'Irma Vep' is Camp at Its Best
JANUARY 20, 1987 / MONTROSE VOICE 5
Review By Bill O'Rourke
The Mystery of Irma Vep now playing
at Stages is ridiculous. This is camp at
The convoluted plot includes werewolves, vampires, an Egyptian mummy
and a quiet English country manor. It
doesn't make much sense until the final
scene ties it all together. You'll have a
lot of fun trying to solve the main
riddle—what, if anything, does this all
mean? I might say that wild horses
couldn't drag the answer out of me. But
if I did, some would be sure to try. It's
that kind of a show.
Two talented men play a plethora of
parts, half of them women. They truly
surprise us with the rapidity of some of
their changes. On the other hand, sometimes they merely turn their backs on
the audience and talk to themselves—a
hilariously audible dialogue between
two characters played by the same per-
Big Skinny Brown and Bryce Jenson
are the perfectly perverse embodiments
of the evening's slightly languid
lunacy. But why import Jenson, an
interloper from Dallas, when Swind-
ley's own company contains many tai- D Openings
ented actors? That's merely a quibble.
Today, Jan. 20, is the feast day of Saint
Sebastian, felt by many to be the patron
saint of gay people.
B'days: 20—George Burns, Federico
Fellini, Arte Johnson. 21—Placido
Domingo, Benny Hill, Steve Reeves.
22—Bill Bixby, Lord Byron, Ann Southern.
"The noblest works and foundation
have proceeded from childless men."—
Sir Francis Bacon (born Jan. 22)
Big Skinny Brown (in maid's uniform) and Bryce Johnson play all six
roles, both male and female, in Stages' 'The Mystery of Irma Vep'
It was written, after all, by Charles
Ludlum. He won the Obie Award one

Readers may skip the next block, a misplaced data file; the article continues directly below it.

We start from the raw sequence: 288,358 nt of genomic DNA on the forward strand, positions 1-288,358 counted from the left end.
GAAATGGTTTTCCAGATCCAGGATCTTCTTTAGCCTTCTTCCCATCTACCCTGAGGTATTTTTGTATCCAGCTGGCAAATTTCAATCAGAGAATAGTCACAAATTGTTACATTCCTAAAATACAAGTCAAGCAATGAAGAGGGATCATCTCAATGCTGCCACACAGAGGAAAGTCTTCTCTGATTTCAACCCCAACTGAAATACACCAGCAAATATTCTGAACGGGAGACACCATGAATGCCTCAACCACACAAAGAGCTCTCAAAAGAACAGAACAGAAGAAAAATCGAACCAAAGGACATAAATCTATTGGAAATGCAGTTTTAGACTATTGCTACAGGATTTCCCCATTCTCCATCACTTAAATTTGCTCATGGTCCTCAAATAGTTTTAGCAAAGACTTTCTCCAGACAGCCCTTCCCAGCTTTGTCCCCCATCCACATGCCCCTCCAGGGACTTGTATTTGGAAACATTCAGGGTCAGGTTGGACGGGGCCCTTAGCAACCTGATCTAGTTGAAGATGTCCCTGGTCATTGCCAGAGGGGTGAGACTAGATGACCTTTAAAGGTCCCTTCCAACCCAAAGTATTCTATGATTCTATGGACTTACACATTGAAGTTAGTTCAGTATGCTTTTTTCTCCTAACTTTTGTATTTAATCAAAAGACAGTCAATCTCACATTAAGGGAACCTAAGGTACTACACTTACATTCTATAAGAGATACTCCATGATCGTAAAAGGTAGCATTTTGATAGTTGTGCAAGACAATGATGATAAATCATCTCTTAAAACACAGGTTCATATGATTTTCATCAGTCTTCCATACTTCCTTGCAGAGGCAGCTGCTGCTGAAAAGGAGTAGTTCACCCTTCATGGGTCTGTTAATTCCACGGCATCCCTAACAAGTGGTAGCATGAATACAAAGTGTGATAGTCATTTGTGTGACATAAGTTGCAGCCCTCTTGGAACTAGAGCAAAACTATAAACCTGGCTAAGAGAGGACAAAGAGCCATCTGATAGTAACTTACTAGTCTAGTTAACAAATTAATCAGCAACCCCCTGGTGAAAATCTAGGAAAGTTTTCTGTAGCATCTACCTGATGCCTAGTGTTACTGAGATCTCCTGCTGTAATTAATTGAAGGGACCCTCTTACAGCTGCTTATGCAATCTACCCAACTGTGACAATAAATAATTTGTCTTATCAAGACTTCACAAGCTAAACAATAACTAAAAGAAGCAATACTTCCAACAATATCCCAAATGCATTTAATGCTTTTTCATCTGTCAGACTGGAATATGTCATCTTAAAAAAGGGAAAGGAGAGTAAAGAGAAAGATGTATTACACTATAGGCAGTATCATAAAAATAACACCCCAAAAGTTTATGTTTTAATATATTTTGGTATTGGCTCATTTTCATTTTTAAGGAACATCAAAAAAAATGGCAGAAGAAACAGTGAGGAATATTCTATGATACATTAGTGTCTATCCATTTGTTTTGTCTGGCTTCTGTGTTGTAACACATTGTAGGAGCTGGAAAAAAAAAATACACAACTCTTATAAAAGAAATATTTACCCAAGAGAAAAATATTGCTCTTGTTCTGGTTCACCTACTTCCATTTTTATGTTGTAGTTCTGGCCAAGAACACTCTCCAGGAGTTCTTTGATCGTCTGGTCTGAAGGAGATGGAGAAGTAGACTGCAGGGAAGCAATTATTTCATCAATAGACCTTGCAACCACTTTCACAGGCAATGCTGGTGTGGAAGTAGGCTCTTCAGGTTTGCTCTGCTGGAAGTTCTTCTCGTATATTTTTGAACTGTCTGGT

year for his title role in Camille. His
theater company is known for the silly
excesses of divine decadence. Sort of
like what Ted Swindley did to The Skin
of Our Teeth.
It was directed for Stages by Ted
Swindley. Tongues are still wagging
about the time he directed a totally
cross-dressed production of The Importance of Being Ernest. His shows often
feature grandoise excesses straight out
of fevered dreams. Sort of like Charles
It was high time these geniuses collaborated for Houston's delight. And
laughable it is, like Greater Tuna Meets
Islands in the Sky (Museum of Natural
Science Planetarium)—Amazing but
true story of Micronesian navigation.
M. Douglas Walton (Watercolor
Society of Houston Gallery)—
representational, yet free and mysterious
Rice Design Alliance Lecture Series
(M.F.A., 21). ONO!
Glengarry Glen Ross (Alley, 22)—Cut
throat real estate salesman. Won the
The Decline of the American Empire
(Bellaire Move Theater, 22)—benefit
Diverse Works. Includes champagne
and chocolate reception. 223-8346.
Royal Pacific Cultural Exchange
Finals (HSPVA)-HITS, Fusion Fantasy and the HSPVA itself compete for a
trip to Taipei. ONO!
We're Not Beatrice (Radio Music
Theater, 22)—Re-opening of the Pre-
"How Do You Do
See why ffWicfig^ is
The Best Value
10 Pieces of
•(less than 47C each)
3113 South Shepherd
(Near W. Alabama)
This could be
They are both excellent.
Be sure to buy your tickets well in
advance. Some of the side seats have
sightlines not of the highest quality.
AT&T gave Houston Grand Opera a
grant of $75,000 to help finance Porgy
and Bess. TJianks!
Oops! It was Justin Breaux, not Murray Goldman who was in Zastrozzi. Justin moved to L.A. Well, see Murray in
P.S. Your Cat is Dead and see for yourself if there isn't an uncanny resemblance.
Auditions: Shivaree: 1/20, Houston
House, 7:00, two men (18-30), three
SISTER MARY IGNATIUS
EXPLAINS IT ALL
by Christopher Durang \S_*
The outrageously hilarious, scathingly funn\
lesson of a lifetime'
Late Nighi Performances
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